The Human Cost of US Sanctions on Venezuela

The US has a total embargo on Venezuela. The EU has imposed new sanctions. The goal is to oust President Nicolas Maduro. But the measures are hitting Venezuelans hard and are likely to kill many people.


Carolina Subero lives with her mother, sister and three children, in a tiny two-bedroom cinderblock home in the poor barrio of Caucaguita in eastern Caracas.

Subero sits on her couch, with her youngest daughter Jenjerlys. She’s 5 years old, with long dark hair and big brown eyes. But she’s also autistic and epileptic, which means she needs medicine regularly — medicine she can’t get.

“She has seizures every day,” says Subero. “The medicine helps to make them not as bad. When we can’t get her medicine, they send her to the hospital.”

She says that Jenjerlys used to take four different medicines for her seizures. But now because of the US sanctions that are blocking the import of essential medicine,Carolina can only get one of the drugs. And that only some of the time, because it’s too expensive.

A box of pills that will last 10 days, costs around $8 (€7.3). That doesn’t sound like a lot, but it’s a fortune in a country rattled by hyperinflation and a devalued Bolivar. 

“I’ve had to trade food for the medicine,” says Subero.

Jenjerlys is just one of more than 300,000 people who are estimated to be at risk because of lack of access to medicines or treatment because of sanctions on the country. That includes 16,000 people who need dialysis, 16,000 cancer patients and roughly 80,000 people with HIV, according to a report published in April by the Washington-based Center for Economic and Policy Research.

The situation is poised to get worse, with the total US embargo of the country, announced in August, and new EU sanctions levied last week.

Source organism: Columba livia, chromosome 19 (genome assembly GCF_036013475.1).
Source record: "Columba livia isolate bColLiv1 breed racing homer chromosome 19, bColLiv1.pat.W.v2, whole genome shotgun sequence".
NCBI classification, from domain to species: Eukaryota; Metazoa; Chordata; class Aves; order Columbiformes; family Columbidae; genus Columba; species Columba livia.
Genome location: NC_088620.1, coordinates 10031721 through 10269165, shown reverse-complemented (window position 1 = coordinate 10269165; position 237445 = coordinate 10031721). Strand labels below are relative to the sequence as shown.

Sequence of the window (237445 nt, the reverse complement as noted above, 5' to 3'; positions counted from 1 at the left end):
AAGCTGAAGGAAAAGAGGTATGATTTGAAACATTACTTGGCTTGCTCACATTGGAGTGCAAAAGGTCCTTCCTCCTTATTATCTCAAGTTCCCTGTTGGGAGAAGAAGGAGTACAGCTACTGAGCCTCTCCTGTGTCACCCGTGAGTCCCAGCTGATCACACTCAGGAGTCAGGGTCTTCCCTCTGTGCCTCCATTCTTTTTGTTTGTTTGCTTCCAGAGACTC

“We understand that the Pan American Health Organization has had to change the accounts [used to purchase the medicine] four times, because they keep getting blocked,” says Marcel Quintana, the person in charge of the distribution of antiviral meds to the country’s HIV patients, something Venezuela has provided free of charge for decades.


“The blockade is not just against the government, it’s against the people who are living with HIV, it’s against the people living with cancer, because they don’t allow the medicine to come into the country.”

US pressure

The United States has been clear about its goal of imposing the sanctions to push for the ouster of Venezuela president Nicolas Maduro. The Trump administration has openly supported Venezuelan opposition leader and National Assembly President Juan Guaido. In January, he proclaimed himself president, which the United States and many EU countries quickly recognized.

Since then, Guaido has tried to overthrow Maduro with street protests, a showdown at the border with truckloads of humanitarian aid, and an attempted military uprising on April 30.

Those in the opposition blame Maduro for corruption, shortages, a failing economy and hyperinflation. Government supporters say the United States and an economic war are behind the growing crisis in the country.